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Type I
hypersensitivity is an inappropriate immune response to harmless foreign
antigen to which the individual is previously sensitized. This allergic
reaction is usually IgE-mediated, which induces mast cells and basophils activation
1. It occurs within minutes of exposure to the antigen (also termed
immediate hypersensitivity), may be local as well as systemic. Severity ranges
from irritating (hay fever) to fatal (systemic anaphylaxis).

An
allergic reaction occurs in 2 sequences:

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1)     
primary
exposure of sensitization

2)     
subsequent
exposure

Primary exposure of sensitization

An allergen
is inhaled and acquired by an antigen-presenting cell (APC), such as dendritic
cell or B cells. Dendritic cell migrates to the lymph nodes and present it to a
CD4 T cell. Naïve T cell gets activated and differentiates into TH2 cell 2.

In the
other hand, B cell was bound to an allergen. It processes the antigen and
displays class II MHC-peptide complexes on the surface. B cell binds to the TH2
cell through TCR-MHC interaction and by CD40-CD40L interaction 2, 3.

The TH2
cell releases cytokines such as IL-4, IL-5 and IL-13 upon subsequent exposure with
the antigen. IL-4 stimulates the differentiation of TH2 cells and class
switching of B cell to IgE-producing plasma cell. IL-5 develops and activates
eosinophils, which release toxic substances that can damage host cells. IL-13
enhances IgE production and stimulates epithelial cells to secrete mucus.

Secreted IgE binds
to the high affinity receptor (Fc?RI) of mast cells and basophils. This end the
sensitization phase.

 

 

 

 

 

 

Figure 1 showed the key steps in T- and B-cell collaboration to
produce antibodies during sensitization.

 

 

 

 

Subsequent exposure

A subsequent
re-exposure to the same allergen triggers the cross linking of IgE antibodies,
which result in mast cells degranulation and release of pro-inflammatory
mediators that give the clinical effect seen in an allergic reaction 4,5.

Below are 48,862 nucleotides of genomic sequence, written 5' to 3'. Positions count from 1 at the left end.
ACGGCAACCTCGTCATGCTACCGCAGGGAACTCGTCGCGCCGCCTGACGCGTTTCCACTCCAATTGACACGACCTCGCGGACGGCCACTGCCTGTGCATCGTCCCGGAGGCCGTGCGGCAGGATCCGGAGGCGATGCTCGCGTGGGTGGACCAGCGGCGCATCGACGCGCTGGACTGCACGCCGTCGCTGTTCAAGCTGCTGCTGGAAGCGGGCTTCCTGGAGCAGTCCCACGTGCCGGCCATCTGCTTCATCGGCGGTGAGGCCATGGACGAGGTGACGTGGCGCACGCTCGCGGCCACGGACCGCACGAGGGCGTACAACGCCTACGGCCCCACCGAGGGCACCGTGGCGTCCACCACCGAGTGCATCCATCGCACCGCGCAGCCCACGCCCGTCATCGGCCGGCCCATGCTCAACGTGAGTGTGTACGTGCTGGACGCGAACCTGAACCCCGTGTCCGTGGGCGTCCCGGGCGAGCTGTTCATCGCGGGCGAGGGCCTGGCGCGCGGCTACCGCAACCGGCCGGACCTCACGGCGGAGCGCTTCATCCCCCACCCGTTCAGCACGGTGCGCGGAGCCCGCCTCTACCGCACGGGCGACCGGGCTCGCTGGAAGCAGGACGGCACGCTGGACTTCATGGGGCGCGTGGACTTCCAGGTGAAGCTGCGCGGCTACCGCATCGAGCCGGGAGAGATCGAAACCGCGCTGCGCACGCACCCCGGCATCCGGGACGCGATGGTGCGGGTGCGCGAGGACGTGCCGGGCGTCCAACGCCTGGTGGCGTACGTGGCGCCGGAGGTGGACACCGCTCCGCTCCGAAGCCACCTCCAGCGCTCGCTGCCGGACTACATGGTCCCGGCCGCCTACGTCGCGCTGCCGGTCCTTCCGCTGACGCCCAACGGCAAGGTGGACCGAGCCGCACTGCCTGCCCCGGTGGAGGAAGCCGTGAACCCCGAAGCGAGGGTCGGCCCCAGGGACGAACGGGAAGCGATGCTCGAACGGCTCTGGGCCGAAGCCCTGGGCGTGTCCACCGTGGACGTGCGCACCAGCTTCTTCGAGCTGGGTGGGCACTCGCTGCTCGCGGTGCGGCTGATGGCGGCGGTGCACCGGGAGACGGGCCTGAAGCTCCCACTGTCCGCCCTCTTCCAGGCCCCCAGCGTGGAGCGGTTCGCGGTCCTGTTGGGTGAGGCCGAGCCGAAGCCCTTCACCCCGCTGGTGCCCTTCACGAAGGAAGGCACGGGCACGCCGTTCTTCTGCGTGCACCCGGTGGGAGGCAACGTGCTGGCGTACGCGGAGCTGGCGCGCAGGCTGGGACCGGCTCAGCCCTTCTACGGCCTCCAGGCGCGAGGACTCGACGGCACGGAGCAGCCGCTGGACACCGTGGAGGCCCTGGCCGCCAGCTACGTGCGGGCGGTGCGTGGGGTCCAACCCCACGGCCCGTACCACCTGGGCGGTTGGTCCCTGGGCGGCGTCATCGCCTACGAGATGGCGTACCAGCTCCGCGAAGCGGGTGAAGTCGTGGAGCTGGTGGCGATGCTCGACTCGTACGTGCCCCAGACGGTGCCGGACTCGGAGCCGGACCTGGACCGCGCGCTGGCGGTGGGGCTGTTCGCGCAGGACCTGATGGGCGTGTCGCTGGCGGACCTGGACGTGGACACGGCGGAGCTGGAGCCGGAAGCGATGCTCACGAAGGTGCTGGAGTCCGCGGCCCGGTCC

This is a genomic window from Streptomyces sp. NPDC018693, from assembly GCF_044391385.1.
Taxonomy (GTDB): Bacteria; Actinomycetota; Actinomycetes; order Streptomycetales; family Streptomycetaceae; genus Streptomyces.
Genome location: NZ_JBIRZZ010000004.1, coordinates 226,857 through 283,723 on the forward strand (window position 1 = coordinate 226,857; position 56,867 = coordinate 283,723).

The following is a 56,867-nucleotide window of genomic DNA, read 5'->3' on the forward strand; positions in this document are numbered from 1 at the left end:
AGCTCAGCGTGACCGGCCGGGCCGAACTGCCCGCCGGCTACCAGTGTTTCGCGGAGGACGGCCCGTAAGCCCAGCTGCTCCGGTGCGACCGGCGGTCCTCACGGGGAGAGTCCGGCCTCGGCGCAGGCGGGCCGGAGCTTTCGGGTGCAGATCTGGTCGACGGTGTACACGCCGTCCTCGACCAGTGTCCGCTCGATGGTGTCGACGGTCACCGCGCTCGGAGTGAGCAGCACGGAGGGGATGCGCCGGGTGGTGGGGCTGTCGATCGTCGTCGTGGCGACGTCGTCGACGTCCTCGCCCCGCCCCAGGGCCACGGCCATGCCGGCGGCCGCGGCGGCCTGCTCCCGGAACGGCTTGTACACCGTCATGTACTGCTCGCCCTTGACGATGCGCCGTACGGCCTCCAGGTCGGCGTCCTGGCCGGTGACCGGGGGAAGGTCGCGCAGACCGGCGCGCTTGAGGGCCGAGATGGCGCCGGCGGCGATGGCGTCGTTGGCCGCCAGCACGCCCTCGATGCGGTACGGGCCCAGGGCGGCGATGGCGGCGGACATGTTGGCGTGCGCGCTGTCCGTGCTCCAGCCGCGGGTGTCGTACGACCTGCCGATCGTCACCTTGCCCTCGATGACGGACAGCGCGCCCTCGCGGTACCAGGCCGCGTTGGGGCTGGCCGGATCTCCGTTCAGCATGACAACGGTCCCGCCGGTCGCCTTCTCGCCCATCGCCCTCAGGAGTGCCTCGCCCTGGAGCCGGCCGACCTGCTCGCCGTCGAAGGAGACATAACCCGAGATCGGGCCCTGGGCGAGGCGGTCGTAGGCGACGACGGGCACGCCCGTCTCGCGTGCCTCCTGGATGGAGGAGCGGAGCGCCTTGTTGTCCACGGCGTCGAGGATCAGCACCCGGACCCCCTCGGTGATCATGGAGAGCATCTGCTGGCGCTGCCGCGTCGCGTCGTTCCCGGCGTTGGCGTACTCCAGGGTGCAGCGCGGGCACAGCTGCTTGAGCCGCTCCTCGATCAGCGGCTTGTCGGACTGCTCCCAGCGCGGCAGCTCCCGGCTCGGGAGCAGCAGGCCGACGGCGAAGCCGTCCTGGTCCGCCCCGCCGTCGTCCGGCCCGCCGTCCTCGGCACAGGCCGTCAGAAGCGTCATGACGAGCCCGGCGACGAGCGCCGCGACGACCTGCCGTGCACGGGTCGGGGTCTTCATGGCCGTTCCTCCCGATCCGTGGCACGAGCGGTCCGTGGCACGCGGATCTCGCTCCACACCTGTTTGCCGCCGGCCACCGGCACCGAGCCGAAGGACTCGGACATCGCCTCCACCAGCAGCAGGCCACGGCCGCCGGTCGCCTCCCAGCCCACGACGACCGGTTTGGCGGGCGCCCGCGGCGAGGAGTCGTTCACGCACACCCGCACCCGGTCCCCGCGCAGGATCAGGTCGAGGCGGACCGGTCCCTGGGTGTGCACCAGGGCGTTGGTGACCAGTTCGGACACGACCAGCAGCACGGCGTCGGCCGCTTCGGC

Type I hypersensitivity
reactions can be classified into early and late phase reactions.

Early phase reactions occur within
minutes of the second exposure and may subside within 60 minutes. Some of the
preformed mediators contained in the mast cells granules are histamine, enzymes
like chymase, tryptase and eosinophilic chemotactic factors.

o  
Histamine
causes smooth muscle contraction of the airways making it more difficult to
breath. It also causes vasodilation and increased vascular permeability. Thus,
local blood flow increased and leakage of fluid through vessels causing edema
and swelling 4, 5.

o  
Enzymes
cause tissue damage and lead to generation of kinins and complements leading to
further inflammation 4.

o  
Eosinophilic
chemotactic factors recruits eosinophils to the affected site and are
implicated in later phase reactions.

Late phase reactions occur 2-24
hours later without additional allergen exposure. They may last for several
days and are due to infiltration of eosinophils, neutrophils, monocytes, CD4 T
cells as well as sustained epithelial tissue inflammation. Newly synthesized
mediators include arachidonic acid derivatives (leukotrienes, prostaglandins)
and cytokines will be released.

o  
Leukotriene
C4 and D4 are several thousand times more potent than histamine in causing
smooth muscle constriction and vascular permeability. Leukotriene B4 is a
neutrophil chemotaxis 4, 5.

o  
Prostaglandin
D2 produced mainly in mast cells cause bronchoconstrictive and vasodilating
effect. It also increased mucus secretion 5.

o  
Cytokines
include IL-1 and TNF-? are pro-inflammatory cytokines that promotes leukocytes
influx 4, 5.

 

 

 

 

 

 

 

 

 

References

1)     
Stephen J Galli, M. T. (2012). IgE and mast cells in allergic
disease. Nature Medicine, 693-704.

2)     
Alberts B, J. A. (2002). Molecular Biology of the Cell.
4th edition. T Cells and MHC Proteins. New York: Garland Sciences.

3)     
Agrawal, R. G. (2013). Clinical View on the Importance of
Dendritic Cells in Asthma. Expert Review of Clinical Immunology,
899-919.

4)     
Janeway CA Jr, T. P. (2001). Immunobiology: The Immune
System in Health and Disease. 5th edition. Effector mechanisms in allergic
reactions. New York: Garland Science.

5)     
Oettgen, O. T. (2011). Beyond immediate hypersensitivity:
evolving roles for IgE antibodies in immune homeostasis and allergic diseases. Immunological
Reviews, 128-143.

 

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